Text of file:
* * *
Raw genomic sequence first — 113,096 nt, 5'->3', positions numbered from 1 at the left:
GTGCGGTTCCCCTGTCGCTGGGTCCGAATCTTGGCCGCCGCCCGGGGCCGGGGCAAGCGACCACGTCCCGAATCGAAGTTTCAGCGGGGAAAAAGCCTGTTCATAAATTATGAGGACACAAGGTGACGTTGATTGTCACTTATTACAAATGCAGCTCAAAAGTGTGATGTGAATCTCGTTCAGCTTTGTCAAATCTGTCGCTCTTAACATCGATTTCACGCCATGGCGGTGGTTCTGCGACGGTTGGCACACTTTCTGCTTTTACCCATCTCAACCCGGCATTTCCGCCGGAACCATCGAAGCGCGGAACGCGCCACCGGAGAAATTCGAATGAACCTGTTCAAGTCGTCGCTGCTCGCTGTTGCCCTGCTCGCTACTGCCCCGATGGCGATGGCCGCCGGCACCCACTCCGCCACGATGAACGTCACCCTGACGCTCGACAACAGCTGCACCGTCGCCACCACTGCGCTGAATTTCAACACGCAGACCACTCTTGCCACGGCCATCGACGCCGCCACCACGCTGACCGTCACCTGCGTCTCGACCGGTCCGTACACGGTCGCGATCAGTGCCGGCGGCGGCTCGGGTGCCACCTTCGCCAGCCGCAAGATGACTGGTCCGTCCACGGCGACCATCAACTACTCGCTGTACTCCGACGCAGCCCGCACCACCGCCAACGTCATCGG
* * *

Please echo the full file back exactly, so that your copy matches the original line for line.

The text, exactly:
Raw genomic sequence first — 113,096 nt, 5'->3', positions numbered from 1 at the left:
GTGCGGTTCCCCTGTCGCTGGGTCCGAATCTTGGCCGCCGCCCGGGGCCGGGGCAAGCGACCACGTCCCGAATCGAAGTTTCAGCGGGGAAAAAGCCTGTTCATAAATTATGAGGACACAAGGTGACGTTGATTGTCACTTATTACAAATGCAGCTCAAAAGTGTGATGTGAATCTCGTTCAGCTTTGTCAAATCTGTCGCTCTTAACATCGATTTCACGCCATGGCGGTGGTTCTGCGACGGTTGGCACACTTTCTGCTTTTACCCATCTCAACCCGGCATTTCCGCCGGAACCATCGAAGCGCGGAACGCGCCACCGGAGAAATTCGAATGAACCTGTTCAAGTCGTCGCTGCTCGCTGTTGCCCTGCTCGCTACTGCCCCGATGGCGATGGCCGCCGGCACCCACTCCGCCACGATGAACGTCACCCTGACGCTCGACAACAGCTGCACCGTCGCCACCACTGCGCTGAATTTCAACACGCAGACCACTCTTGCCACGGCCATCGACGCCGCCACCACGCTGACCGTCACCTGCGTCTCGACCGGTCCGTACACGGTCGCGATCAGTGCCGGCGGCGGCTCGGGTGCCACCTTCGCCAGCCGCAAGATGACTGGTCCGTCCACGGCGACCATCAACTACTCGCTGTACTCCGACGCAGCCCGCACCACCGCCAACGTCATCGG